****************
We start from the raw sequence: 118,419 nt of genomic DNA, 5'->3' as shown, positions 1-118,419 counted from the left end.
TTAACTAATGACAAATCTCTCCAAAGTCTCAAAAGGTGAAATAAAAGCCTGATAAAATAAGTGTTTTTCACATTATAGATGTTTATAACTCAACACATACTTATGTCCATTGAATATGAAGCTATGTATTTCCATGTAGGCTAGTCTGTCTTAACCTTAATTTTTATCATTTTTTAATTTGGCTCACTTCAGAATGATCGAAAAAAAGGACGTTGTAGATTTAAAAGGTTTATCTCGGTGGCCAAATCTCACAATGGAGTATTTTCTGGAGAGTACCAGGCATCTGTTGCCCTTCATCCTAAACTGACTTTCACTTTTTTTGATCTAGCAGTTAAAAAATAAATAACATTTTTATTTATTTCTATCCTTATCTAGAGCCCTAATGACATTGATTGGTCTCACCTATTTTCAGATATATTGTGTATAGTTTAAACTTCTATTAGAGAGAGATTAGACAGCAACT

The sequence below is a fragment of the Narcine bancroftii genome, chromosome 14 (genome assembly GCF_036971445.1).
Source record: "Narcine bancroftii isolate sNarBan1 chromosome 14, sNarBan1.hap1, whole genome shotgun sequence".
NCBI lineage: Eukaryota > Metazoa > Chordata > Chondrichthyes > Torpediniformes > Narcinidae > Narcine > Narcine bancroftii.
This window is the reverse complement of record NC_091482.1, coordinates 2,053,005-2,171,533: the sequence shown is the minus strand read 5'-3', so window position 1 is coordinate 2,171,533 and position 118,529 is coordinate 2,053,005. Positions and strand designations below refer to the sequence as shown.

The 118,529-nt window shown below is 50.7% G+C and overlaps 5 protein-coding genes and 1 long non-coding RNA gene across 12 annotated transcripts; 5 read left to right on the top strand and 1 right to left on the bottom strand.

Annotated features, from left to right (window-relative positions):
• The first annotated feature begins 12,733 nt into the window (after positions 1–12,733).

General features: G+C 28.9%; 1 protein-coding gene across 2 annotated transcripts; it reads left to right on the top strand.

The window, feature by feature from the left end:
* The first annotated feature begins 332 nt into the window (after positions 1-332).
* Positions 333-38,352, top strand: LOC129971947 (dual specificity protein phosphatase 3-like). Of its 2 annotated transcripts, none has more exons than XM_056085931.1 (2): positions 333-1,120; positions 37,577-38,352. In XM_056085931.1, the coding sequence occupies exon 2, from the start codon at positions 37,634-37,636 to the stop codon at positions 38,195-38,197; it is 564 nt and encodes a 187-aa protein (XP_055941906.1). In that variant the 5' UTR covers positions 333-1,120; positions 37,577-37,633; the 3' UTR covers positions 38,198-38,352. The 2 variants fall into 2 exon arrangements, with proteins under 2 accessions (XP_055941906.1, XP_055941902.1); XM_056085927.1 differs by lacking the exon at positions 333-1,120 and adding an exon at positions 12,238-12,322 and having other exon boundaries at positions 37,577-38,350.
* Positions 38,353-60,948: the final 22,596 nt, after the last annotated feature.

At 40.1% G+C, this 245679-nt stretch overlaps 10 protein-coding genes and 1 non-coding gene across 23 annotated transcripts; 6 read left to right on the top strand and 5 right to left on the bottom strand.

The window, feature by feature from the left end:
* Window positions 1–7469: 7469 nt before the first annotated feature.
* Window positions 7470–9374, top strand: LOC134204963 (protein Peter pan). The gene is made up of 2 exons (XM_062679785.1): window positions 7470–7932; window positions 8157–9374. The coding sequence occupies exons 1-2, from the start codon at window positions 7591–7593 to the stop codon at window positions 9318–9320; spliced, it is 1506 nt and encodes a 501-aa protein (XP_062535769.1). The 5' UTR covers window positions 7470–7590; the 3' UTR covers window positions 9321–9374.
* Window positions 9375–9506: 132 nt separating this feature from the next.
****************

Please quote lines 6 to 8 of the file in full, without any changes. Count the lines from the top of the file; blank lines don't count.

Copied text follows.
This window is the reverse complement of record NC_091482.1, coordinates 2,053,005-2,171,533: the sequence shown is the minus strand read 5'-3', so window position 1 is coordinate 2,171,533 and position 118,529 is coordinate 2,053,005. Positions and strand designations below refer to the sequence as shown.

The 118,529-nt window shown below is 50.7% G+C and overlaps 5 protein-coding genes and 1 long non-coding RNA gene across 12 annotated transcripts; 5 read left to right on the top strand and 1 right to left on the bottom strand.

Annotated features, from left to right (window-relative positions):